Nik is an unexpected character who belongs to the Russian mafia, shown through intricate and bold tattoos on his body. He just served a couple of years in jail and is on the ship to help his uncle harvest dust from parasites inside cows. It's more disgusting than it sounds and those parasites make a guest appearance when they are forgotten. Anyway, I would have thought Nik was a hardened criminal type, but he proves to be much more sensitive than that. His backstory is heartbreaking, but he hides his pain behind a sarcastic veneer to keep people at bay. The villainous characters invading the ship are interesting in their own right. They are all adults seasoned in the field of battle paid by Biotech to clean up their mess. They are all complicit in this murderous plot, but they have different motivations for being there, temperaments, and areas of expertise. The leader is a frightening combination of crazy, though, and dedicated.

As with Illuminae, the story is told in chat messages, dossiers, descriptions of video footage, and court transcripts. I could easily see this as a suspenseful siege film. The variety of different media used to tell the story lends a cool visual quality. I expected the book to more horror based like the last one, but the parasites were the most horrific thing and didn't play a huge role. The tension of hiding in a ship trying to avoid well trained soldiers was very suspenseful and thrilling. Gemina is in a way larger than the last book because of a discovery near the end of the novel. It provided a unique opportunity for unconventional storytelling that I greatly enjoyed. Although I thought Illuminae was a teensy bit better, Gemina is a suspenseful, exciting science fiction tale that continues the story and leads into the third novel in the series. It also subverted my expectations time and time again, making it fun rollercoaster ride of a book. I'm cursing myself for reading the book so early because now I have wait even longer to read the conclusion.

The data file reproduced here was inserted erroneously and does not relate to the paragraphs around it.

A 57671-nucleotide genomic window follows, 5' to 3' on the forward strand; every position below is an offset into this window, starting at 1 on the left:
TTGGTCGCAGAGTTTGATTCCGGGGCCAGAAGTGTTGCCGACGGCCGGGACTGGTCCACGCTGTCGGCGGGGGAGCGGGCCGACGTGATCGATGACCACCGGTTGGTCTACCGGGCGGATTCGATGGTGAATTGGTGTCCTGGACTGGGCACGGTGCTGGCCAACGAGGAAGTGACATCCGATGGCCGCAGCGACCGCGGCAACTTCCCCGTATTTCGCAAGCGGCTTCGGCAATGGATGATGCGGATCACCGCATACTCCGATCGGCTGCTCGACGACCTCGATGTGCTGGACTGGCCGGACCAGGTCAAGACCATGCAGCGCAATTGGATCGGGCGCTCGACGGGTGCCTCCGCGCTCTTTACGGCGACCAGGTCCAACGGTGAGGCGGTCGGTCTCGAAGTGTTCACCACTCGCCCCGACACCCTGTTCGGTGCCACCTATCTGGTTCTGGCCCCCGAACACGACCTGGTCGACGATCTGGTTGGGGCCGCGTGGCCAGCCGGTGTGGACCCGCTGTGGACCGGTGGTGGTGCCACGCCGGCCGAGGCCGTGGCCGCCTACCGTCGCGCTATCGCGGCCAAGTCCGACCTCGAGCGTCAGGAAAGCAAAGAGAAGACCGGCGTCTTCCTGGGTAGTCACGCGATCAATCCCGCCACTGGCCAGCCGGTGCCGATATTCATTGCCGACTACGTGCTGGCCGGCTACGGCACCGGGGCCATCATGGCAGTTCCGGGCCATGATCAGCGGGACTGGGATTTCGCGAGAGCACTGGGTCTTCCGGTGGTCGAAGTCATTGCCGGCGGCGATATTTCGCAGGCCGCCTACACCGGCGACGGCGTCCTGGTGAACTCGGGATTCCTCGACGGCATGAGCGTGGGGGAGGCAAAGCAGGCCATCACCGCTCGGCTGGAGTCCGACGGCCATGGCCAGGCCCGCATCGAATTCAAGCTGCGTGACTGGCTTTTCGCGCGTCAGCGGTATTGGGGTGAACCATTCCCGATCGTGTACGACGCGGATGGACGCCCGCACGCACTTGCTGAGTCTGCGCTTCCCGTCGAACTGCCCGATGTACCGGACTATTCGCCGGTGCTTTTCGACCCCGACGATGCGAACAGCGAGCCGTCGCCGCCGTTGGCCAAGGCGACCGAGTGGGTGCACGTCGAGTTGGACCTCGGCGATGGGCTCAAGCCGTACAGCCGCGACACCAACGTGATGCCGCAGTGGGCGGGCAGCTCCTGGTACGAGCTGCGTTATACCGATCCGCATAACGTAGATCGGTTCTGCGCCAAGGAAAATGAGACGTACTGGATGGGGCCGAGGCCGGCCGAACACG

My rating: 5/5 fishmuffins

Saturday, August 20, 2016

The Diabolic


Nemesis is a Diabolic created to protect the child of a powerful senator named Sidonia at all costs. Although they've grown up together, Nemesis isn't treated as a person as Sidonia is offered every luxury in life. Sidonia's father is something of a revolutionary and seeks to give forbidden knowledge to the lower class called the Excess. The power hungry Emperor hears of this and demands Sidonia's presence at the Galactic court. Since it's probably for nefarious reasons, Sidonia's mother creates a plan where Nemesis will go in Sidonia's place to face the consequences. Will Nemesis fool all of the officials and will she succeed in protecting Sidonia from the Emperor's violence?